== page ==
Wed | May 27, 2020

Editorial | Trump’s adventure demands return to foreign policy centre

Published:Tuesday | May 21, 2019 | 12:00 AM

The Caribbean Community (CARICOM) was, on the face of it, unanimous in its rejection last week of Donald Trump’s rekindling of the contumelious Helms-Burton Act that allows Americans to sue foreigners who possess ­former US-owned properties in Cuba, nationalised after Cuba’s 1959 revolution. Just as significant was CARICOM’s repudiation of America’s long-­standing economic embargo against Cuba.

While few doubt the sincerity of the empathy with Cuba, many in the region question the strength, and sustainability, of the unity behind it. They see a clear nexus between Washington’s deepening hostility towards its old ideological foe, Havana, and its posture towards Nicolás Maduro’s Venezuela, over which CARICOM is fractured.

CARICOM declared its stance against foreign military intervention in Venezuela. Officially, the group supports internal dialogue to solve the country’s political crisis. But four of its members, including Jamaica, sided with the United States (US) in deeming Mr Maduro’s presidency illegitimate. These countries, largely tugged along by America, have all but endorsed the National Assembly’s head, Juan Guaidó, as the self-declared acting president, despite their contortions to provide themselves with plausible deniability.

America’s stance towards Cuba and Venezuela should be a matter of serious concern for Caribbean governments, for the deeper instability it could foment and the unintended consequences these might generate. However, neither Havana nor Caracas represent the full extent of the danger this region could face. For the nexus between these two countries extends to Iran, and is being dragged by Mr Trump’s national security adviser, John Bolton.

Mr Bolton was among the neoconservatives who were in the ascendancy in Washington during George W. Bush’s presidency. He subscribes to an American foreign-policy position that projects, and uses, hard power, including removing ideological adversaries, especially if they are relatively weak. He was one of the architects of the wars in Afghanistan and Iraq.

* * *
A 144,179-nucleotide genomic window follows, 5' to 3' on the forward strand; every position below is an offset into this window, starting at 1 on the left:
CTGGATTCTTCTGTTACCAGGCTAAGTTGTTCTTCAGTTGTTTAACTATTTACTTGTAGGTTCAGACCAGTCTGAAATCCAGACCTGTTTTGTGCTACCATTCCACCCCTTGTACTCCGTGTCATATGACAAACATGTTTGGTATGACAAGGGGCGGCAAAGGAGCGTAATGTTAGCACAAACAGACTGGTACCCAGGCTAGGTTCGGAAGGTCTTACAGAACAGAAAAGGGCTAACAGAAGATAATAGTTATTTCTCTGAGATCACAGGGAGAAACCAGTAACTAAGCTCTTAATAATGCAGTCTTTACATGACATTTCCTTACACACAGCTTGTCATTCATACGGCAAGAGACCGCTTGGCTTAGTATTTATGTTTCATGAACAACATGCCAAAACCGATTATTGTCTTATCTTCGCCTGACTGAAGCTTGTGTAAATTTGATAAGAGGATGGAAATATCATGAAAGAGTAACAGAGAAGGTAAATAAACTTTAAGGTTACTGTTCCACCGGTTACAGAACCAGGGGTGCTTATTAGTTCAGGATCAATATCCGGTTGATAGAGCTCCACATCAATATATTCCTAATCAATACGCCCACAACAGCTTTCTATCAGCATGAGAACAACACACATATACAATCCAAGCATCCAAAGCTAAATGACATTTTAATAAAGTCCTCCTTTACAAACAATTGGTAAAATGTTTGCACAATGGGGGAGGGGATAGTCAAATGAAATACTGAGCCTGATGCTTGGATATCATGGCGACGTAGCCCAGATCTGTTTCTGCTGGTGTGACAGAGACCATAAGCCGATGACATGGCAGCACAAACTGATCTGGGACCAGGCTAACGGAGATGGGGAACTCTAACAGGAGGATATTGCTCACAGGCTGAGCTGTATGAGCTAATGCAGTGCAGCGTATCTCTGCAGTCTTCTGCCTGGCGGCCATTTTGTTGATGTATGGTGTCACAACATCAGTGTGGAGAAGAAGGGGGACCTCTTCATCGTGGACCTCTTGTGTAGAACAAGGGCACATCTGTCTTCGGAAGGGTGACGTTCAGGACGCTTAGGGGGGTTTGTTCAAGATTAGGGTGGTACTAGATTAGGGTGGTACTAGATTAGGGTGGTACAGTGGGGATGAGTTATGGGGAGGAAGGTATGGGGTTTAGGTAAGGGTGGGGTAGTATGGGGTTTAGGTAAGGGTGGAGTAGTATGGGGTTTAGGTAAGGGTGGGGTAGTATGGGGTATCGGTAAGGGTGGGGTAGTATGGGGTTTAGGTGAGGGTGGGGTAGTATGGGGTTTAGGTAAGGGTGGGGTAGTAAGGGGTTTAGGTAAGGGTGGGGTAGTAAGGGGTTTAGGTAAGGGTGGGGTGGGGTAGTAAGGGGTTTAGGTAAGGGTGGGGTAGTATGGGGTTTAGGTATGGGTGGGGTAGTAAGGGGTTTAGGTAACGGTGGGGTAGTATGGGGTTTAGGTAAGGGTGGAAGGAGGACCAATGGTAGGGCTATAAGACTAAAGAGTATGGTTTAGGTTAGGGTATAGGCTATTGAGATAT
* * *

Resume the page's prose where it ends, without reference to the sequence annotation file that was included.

Mr Bolton has found compatibility with Donald Trump, but not in the way that their relationship is often portrayed by the pundits on the American left – of the hawking ideologue (Mr Bolton) finding an empty suit (Mr Trump) capable of being stiffened into an animated puppet. Their partnership is likely to be far more complex, which doesn’t make it less dangerous.


Mr Trump is driven by his obvious need to undo anything, especially if presumed to be good, achieved by his predecessor, Barack Obama – the Paris ­climate deal, the Affordable Care Act, the Iran nuclear deal, and, in our neighbourhood, efforts to normalise US-Cuba relations after decades of ideological chill. In Mr Bolton, President Trump found the strongman persona, to which he so instinctually gravitates, who possessed the ideological hawkishness that lends intellectual credence to unsubstantial ideas.

Mr Trump knows he has the power to, at anytime, pull the plug on Mr Bolton. It is unlikely that the national security adviser, whatever may be the claim, will publicly espouse or implement policies with which his boss disagrees, or hasn’t endorsed. Mr Trump is likely to presume that he has the option of going to the brink, and, if necessary, pulling back. Things can go wrong, however, in the absence of rigorous policy and when leaders operate without underlying moral or philosophical framework, and perceive wars more like animated parlour games rather than nasty encounters of blood and gore.

Against that backdrop, and America’s build-up in the Middle East, mistakes are possible. America could stumble into a war with Iran, made easier by the atmosphere developed over Venezuela, which some Caribbean nations facilitated. Or, if international realities make Iran too difficult, Venezuela could well be a viable fall-back option. In any circumstances, CARICOM members will face collateral damage, at the very least, of instability in our region.

The situation calls for a serious assessment of ­foreign-policy planning and goals by Caribbean ­governments, leading to, in so far as practicable, a ­common CARICOM foreign policy.

Jamaica should start establishing a commission of retired foreign-ministry mandarins to help refocus our foreign-policy agenda and to again be grounded at that centre which served us well, which we appear to have lost in recent years.